Policy Makers - Who are the policy makers? While corporate management is ultimately responsible, it is not necessarily the source of all policy. Any staff member should be able to recommend policy or changes. Why? Because they are involved in the day-to-day operations and see what works or doesn't as well as what is missing. Therefore, the policy making process should include opportunities for all individuals to participate, even though their ideas may not always be useful. Nevertheless, team, department or division managers should be responsible for final policy creation and approval for their respective areas. However, policy should be reviewed at each management level, to include corporate, to insure conformity, uniformity along with usefulness.
Conflict Resolution - There is bound to be disagreements over proposed or existing policies. Consequently, a process for addressing them should be established. To come to resolution, those who raise issues about such things as obsolesce, inappropriateness or enforceability should have the opportunity to discuss them with the policy makers/approval authority. All differences of opinion should be in writing expressing such areas where problems may or are occurring, as well as suggestion as applicable. Major disputes and those with actual or potential implications for corporate policy should involve related representatives. All final resolutions should be in writing and distributed to the staff so there is no misunderstanding about the outcome.
Compliance - It is one thing to have policy, quite another to insure compliance. At times some individuals find policy stifling to their way of operating; others just forget. Relative to the latter indoctrination is key. Providing a handbooks or access on the Web, is not the answer. Individuals must periodically be reminded through various methods. For example staff meeting should be used for highlighting policies and the impact on the company and clients when not followed; internal newsletters/sheets can be used in the same fashion. In the case of those who chose to ignore policy, they must be counseled with as soon as possible to determine the reasons, reminding them of the proper channels for addressing conflicts. When necessary the individual(s) may be placed on written notice to conform. Further violations may be consideration for probation, then dismissal if continued.
Distribution and Maintenance - While policy making may involve literally everyone, distribution and maintenance (D&M) should be the purview of one designated individual once approval has occurred. Further a single point of contact helps to eliminate concerns about who is the go to person for conflict resolution or to initiate changes. When problems arise or changes are suggested D&M should be responsible for receiving and reviewing such information, followed by establishing a meeting with interested individuals when applicable. Additionally, D&M should be the policy keeper so to speak maintaining and distributing approved policy in the form designated by corporate.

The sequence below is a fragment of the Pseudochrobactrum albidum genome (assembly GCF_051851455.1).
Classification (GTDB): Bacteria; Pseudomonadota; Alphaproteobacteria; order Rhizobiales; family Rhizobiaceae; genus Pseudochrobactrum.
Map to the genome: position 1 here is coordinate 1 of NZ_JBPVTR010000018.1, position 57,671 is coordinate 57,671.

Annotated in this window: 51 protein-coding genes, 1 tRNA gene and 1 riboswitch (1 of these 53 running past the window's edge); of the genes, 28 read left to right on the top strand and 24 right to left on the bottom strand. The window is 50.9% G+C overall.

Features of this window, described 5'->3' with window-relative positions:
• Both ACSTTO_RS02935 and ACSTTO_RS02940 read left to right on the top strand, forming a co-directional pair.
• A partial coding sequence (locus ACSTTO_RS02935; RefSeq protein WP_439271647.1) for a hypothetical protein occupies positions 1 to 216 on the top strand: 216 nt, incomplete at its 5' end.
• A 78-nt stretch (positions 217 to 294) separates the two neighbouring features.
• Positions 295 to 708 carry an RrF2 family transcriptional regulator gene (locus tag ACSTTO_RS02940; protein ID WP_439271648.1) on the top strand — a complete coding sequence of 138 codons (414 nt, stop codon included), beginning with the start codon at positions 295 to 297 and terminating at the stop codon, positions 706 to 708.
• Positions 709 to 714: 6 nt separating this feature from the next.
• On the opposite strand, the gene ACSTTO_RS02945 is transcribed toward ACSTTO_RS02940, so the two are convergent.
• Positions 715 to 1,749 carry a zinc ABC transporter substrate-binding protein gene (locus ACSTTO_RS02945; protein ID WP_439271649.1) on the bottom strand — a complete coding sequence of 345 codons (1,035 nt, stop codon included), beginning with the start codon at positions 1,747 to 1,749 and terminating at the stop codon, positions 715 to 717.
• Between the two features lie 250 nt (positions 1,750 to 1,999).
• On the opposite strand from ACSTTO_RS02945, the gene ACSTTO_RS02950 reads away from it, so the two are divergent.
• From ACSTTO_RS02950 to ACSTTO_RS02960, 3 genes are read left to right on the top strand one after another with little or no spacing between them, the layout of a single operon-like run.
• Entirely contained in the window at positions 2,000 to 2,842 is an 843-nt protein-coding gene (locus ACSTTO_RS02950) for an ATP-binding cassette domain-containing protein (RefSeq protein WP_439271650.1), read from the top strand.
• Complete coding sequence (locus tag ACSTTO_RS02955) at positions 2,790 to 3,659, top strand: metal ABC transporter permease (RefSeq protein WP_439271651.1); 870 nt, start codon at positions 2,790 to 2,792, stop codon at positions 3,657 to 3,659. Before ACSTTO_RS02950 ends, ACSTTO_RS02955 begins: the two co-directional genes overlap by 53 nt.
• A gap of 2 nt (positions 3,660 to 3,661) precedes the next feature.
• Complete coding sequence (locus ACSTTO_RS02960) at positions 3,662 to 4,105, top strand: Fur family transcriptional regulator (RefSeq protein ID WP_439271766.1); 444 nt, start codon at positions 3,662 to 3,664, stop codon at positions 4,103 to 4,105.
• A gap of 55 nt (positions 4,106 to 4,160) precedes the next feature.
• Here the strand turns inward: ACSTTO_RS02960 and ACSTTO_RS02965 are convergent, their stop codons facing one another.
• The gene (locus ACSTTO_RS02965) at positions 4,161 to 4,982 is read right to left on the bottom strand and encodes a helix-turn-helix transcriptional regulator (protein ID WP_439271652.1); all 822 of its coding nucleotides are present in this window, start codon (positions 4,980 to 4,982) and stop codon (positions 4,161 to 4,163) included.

Policy Exceptions - Someone may be asking…How do you handle exceptions to policy? One way is for the individual requesting the exception to discuss it directly with the managers being impacted. Normally an exception request should be in writing along with its approval; key corporate managers should be informed unless it is an insignificant matter, such as arriving late for work because of a doctor's appointment. Major exceptions may require adhering to the D&M process; for example, if sales person wanted to eliminate an underwriting requirement on a prospect for some reason, this more than likely would precipitate a rigorous review by all management.
How much policy is enough or too much policy? Policy is like government you can have too much of it! I'm not sure who said…"government that governs least governs best"… I think a PEO/ASO needs to create a well thought out set of rules that provides the basic structure within which staff can operate and make decisions feeling comfortable they have the freedom to do their best. Consequently, management should only create essential policy at the outset; with time there can be additions or adjustments. An example of a question to ask when creating policy might be…What rules are needed to minimize errors, maximize efficiency, insure proper and timely communication, keep clients satisfied and meet profit requirements? Remember, keep the amount of policy to a minimum and add only as necessary. If you govern least, you'll probably govern best.